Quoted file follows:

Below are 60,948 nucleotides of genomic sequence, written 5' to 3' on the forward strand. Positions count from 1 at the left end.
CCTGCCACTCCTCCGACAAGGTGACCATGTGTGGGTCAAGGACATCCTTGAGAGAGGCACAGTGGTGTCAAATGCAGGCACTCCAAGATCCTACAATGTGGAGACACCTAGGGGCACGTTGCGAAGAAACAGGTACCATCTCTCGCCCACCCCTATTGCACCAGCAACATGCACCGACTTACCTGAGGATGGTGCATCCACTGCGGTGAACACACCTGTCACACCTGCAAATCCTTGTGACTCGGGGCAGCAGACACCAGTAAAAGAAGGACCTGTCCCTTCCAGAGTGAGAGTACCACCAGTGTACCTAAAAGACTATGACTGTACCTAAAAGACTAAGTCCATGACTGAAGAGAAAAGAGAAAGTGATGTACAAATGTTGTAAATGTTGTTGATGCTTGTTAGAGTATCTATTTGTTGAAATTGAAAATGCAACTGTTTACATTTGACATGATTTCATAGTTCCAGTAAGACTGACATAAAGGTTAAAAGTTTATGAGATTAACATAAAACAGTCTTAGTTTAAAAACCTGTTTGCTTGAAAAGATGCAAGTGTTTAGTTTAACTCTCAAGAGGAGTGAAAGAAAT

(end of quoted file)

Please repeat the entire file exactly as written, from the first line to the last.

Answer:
Below are 60,948 nucleotides of genomic sequence, written 5' to 3' on the forward strand. Positions count from 1 at the left end.
CCTGCCACTCCTCCGACAAGGTGACCATGTGTGGGTCAAGGACATCCTTGAGAGAGGCACAGTGGTGTCAAATGCAGGCACTCCAAGATCCTACAATGTGGAGACACCTAGGGGCACGTTGCGAAGAAACAGGTACCATCTCTCGCCCACCCCTATTGCACCAGCAACATGCACCGACTTACCTGAGGATGGTGCATCCACTGCGGTGAACACACCTGTCACACCTGCAAATCCTTGTGACTCGGGGCAGCAGACACCAGTAAAAGAAGGACCTGTCCCTTCCAGAGTGAGAGTACCACCAGTGTACCTAAAAGACTATGACTGTACCTAAAAGACTAAGTCCATGACTGAAGAGAAAAGAGAAAGTGATGTACAAATGTTGTAAATGTTGTTGATGCTTGTTAGAGTATCTATTTGTTGAAATTGAAAATGCAACTGTTTACATTTGACATGATTTCATAGTTCCAGTAAGACTGACATAAAGGTTAAAAGTTTATGAGATTAACATAAAACAGTCTTAGTTTAAAAACCTGTTTGCTTGAAAAGATGCAAGTGTTTAGTTTAACTCTCAAGAGGAGTGAAAGAAAT